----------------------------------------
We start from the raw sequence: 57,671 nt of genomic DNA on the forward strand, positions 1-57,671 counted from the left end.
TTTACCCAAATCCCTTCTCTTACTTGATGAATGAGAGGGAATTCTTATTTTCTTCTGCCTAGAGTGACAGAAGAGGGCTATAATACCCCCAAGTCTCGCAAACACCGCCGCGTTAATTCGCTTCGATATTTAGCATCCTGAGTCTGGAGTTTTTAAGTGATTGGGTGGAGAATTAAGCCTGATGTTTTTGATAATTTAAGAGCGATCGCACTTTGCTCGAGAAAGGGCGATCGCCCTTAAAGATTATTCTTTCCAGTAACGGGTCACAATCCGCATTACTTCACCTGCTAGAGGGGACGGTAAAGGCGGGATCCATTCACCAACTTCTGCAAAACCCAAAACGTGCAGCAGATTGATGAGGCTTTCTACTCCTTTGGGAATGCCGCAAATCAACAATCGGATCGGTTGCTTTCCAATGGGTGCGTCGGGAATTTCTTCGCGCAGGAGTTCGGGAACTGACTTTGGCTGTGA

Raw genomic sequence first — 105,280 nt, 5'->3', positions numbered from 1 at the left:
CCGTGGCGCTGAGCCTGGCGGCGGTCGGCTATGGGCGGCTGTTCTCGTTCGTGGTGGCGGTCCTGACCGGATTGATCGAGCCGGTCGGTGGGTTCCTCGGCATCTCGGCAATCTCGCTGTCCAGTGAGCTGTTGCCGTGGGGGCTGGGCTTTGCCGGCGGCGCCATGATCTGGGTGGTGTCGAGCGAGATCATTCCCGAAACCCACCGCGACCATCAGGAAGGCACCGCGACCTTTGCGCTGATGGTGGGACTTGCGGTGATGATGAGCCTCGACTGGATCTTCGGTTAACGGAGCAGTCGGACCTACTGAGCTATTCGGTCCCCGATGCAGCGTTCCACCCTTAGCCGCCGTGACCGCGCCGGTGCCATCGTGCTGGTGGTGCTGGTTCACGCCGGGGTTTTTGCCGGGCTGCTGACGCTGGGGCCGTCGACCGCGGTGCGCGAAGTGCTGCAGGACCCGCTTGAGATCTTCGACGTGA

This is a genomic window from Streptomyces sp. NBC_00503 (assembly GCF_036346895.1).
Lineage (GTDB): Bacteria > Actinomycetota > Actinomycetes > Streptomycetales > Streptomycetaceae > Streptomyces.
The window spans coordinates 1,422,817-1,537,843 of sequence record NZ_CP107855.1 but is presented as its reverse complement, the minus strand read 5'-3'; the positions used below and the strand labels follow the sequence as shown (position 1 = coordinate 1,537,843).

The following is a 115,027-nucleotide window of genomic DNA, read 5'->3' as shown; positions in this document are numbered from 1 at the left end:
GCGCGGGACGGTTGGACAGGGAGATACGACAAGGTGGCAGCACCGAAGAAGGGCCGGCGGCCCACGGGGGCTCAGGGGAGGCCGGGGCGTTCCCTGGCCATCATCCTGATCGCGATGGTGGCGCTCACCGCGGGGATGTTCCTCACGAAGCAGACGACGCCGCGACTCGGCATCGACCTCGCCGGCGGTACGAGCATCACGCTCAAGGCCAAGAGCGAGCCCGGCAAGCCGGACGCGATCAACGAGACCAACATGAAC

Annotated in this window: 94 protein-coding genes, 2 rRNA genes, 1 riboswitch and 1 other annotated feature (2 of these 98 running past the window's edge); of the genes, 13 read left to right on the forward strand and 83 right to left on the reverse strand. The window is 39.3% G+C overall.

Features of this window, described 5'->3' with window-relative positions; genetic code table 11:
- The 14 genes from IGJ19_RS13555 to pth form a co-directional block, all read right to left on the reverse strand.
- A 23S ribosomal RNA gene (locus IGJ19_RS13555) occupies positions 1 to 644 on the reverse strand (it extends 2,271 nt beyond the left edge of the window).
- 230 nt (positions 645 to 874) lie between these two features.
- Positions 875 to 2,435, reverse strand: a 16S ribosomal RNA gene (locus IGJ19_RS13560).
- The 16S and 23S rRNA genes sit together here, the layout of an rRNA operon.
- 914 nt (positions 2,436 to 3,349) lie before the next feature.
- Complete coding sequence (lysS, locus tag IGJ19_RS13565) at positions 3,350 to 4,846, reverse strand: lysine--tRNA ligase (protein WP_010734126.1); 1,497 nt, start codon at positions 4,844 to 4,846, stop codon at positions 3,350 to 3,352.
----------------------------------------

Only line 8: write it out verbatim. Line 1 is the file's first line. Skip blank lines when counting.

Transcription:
The following is a 115,027-nucleotide window of genomic DNA, read 5'->3' as shown; positions in this document are numbered from 1 at the left end: